• Conversion from manual phacoemulsification to femtosecond laser-assisted cataract surgery resulted in a statistically significant decrease in vitreous loss complication rates, according to W. Scott and colleagues. In their retrospective, single-center case series, the group audited cataract surgeries performed by four surgeons between 2010 and 2014 to analyze rates of vitreous loss with and without exclusions. Of the total 7,155 cases from 2010 to 2014, 3,784 were consecutively performed using manual phacoemulsification from 2010 to 2012, and 3,371 were performed using femtosecond laser-assisted cataract surgery from 2013 to 2014. The rate of vitreous loss with exclusions was 1.17% in the manual phacoemulsification group and 0.65% in the femtosecond laser-assisted group; without exclusions, the rate was 1.40% versus 0.77%. In absolute terms, the rate decreased for every surgeon in the study. Odds ratio analysis with exclusions versus without exclusions indicated that surgeries performed from 2010 to 2012 using manual phacoemulsification were 1.6 times and 1.8 times, respectively, more likely to have vitreous loss than surgeries performed from 2013 to 2014 using the femtosecond laser-assisted cataract surgery technique. The study is published in the Journal of Cataract & Refractive Surgery.
  • Selected cases of severely subluxated cataracts may be managed using femtosecond laser technology to perform the capsulotomy and nuclear fragmentation, with successful preservation of the capsular bag in 90% of eligible cases especially in eyes with soft cataracts, according to Soon Phaik Chee and colleagues. In this retrospective, interventional case series, all eyes with subluxated cataract (N=72) seen between July 2012 and June 2015 were assessed for suitability for femtosecond laser-assisted cataract surgery, with the use of capsular tension devices; 47 eyes (47 patients) were eligible. Participants with subluxated cataracts of at least 6 clock hours of zonular weakness were included in the study. The main outcome measure was the retention of the capsular bag. Almost two-thirds (30 eyes) had more than 9 clock hours of zonular weakness; 70% of cataracts (n=33) were nuclear sclerosis grade 3 and above. The capsular bag was preserved in 43 eyes (91.5%). The IOL was stable and centered at the last follow-up in all of the 43 eyes. An anterior capsule tear occurred in six eyes, all of which had cataracts of nuclear sclerosis grade 3 and above, with posterior extension occurring in three eyes. Primary posterior capsule rupture occurred in one eye. At 1 month, 37 eyes (80.4%) had a BCVA of 20/40 or better. There was significant improvement in BCVA at 1 month, which was maintained at 1 year. The study is published in the American Journal of Ophthalmology.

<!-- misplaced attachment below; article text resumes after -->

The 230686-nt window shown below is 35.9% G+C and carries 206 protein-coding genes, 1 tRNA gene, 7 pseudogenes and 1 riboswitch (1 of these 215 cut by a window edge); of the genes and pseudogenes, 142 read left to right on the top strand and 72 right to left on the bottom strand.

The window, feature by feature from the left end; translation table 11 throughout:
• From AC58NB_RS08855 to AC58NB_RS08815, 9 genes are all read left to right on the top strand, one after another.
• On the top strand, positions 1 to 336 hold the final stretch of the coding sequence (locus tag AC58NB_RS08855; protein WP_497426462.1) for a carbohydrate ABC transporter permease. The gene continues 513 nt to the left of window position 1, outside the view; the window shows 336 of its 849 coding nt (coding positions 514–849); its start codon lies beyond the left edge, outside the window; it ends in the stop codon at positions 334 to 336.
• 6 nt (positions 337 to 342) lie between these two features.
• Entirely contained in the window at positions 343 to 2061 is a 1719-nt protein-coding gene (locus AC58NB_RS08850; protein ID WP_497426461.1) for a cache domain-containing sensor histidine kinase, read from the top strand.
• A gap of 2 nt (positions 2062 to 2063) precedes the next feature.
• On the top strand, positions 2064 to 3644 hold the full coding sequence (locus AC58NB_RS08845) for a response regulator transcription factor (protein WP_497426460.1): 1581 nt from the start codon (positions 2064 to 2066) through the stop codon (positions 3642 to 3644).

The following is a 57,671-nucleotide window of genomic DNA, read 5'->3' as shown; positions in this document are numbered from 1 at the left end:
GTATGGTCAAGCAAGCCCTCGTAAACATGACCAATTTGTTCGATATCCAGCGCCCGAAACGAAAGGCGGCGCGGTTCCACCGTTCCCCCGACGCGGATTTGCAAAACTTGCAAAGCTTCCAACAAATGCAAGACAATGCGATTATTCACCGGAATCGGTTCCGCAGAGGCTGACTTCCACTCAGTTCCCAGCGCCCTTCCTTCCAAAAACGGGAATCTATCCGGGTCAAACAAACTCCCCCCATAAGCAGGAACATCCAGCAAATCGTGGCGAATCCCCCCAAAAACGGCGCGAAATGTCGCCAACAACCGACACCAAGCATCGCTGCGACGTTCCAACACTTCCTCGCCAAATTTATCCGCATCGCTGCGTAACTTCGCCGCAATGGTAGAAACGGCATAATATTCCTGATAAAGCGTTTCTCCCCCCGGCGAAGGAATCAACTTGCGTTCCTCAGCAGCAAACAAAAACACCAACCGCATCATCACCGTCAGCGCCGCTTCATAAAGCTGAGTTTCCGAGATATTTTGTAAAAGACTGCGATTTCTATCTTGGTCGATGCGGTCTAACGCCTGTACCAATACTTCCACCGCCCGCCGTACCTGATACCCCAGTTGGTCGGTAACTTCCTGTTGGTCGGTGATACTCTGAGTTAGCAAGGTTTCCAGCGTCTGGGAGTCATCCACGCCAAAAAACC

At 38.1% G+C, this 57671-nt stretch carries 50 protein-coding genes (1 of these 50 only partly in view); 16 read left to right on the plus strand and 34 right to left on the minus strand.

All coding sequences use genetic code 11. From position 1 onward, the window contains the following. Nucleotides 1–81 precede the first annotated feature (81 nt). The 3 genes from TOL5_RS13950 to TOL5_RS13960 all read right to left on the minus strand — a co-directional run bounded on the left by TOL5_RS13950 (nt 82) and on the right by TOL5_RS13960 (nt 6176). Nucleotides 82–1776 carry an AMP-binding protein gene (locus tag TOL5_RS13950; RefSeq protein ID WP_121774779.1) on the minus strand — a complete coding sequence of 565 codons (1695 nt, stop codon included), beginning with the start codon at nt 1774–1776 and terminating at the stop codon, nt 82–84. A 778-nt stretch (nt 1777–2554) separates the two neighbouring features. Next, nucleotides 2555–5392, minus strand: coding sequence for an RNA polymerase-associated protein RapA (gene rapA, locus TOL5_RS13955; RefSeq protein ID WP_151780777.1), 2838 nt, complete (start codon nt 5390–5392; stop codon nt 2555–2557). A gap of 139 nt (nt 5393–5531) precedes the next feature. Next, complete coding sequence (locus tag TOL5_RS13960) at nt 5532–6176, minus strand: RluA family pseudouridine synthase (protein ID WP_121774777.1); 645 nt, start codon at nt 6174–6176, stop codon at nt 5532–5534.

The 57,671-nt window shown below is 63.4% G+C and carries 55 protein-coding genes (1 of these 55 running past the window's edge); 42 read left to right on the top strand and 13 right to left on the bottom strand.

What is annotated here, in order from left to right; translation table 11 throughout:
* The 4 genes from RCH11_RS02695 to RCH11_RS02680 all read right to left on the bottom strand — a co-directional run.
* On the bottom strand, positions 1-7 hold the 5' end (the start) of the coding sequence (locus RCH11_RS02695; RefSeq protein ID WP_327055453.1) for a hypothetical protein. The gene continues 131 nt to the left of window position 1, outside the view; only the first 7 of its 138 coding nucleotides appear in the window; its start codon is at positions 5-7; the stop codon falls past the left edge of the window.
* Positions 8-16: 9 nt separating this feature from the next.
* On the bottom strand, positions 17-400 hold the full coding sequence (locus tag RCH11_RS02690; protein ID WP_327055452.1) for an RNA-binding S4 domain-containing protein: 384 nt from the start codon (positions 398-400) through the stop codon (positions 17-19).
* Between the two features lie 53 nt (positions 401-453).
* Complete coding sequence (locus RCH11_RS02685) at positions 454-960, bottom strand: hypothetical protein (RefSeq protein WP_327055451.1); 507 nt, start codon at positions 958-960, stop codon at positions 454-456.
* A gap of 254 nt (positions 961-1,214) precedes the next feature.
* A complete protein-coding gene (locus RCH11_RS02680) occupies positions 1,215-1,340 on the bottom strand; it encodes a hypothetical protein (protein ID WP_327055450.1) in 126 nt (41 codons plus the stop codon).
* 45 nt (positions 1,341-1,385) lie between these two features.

• Keeler (Broomall, Pennsylvania) introduced the new Z Series slit lamp, noting it's the "only slit lamp currently available with a 1 mm square aperture and 14 mm variable slit width." Slit width can be manually adjusted from 0-14 mm. Preset apertures include 0.2, 2, 3, 5, and 9 mm, 14 mm circle, 1 mm square, specifically designed for assessment of uveitis, and space reserved for additional preset apertures. Slit angle can be continually adjusted 360 degrees. Blue, red-free, clear, and neutral density filters are included, and a flip-up diffuser provides a good visual of the whole eye at low magnification. A yellow barrier filter is included to detect subtle corneal staining.
  • Avedro (Waltham, Massachusetts) is now shipping Photrexa Viscous and Photrexa, the drugs used in corneal crosslinking procedures with the KXL System. The system is used in corneal collagen crosslinking for the treatment of progressive keratoconus and for the treatment of corneal ectasia following refractive surgery.
  • Bausch + Lomb (Bridgewater, New Jersey) launched an enhanced version of its Pinnacle 360 line of single-use instruments that now include a redesigned piston to provide smooth, consistent actuation. The line includes a strong, thinner internal limiting membrane forceps that provides surgeons with excellent visualization, allowing them to see down to the tissue as they engage it.

EYEWORLD WEEK Online is edited by Stacy Majewicz and Michelle Dalton.

EyeWorld Week Online (ISSN 1089-0319), a digital publication of the American Society of Cataract and Refractive Surgery and the American Society of Ophthalmic Administrators, is published every Friday, distributed by email, and posted live on Friday.

Medical Editors: Eric Donnenfeld, MD, chief medical editor; Rosa Braga-Mele, MD, cataract editor; Clara Chan, MD, cornea editor; Nathan Radcliffe, MD, glaucoma editor; and Vance Thompson, MD, refractive editor.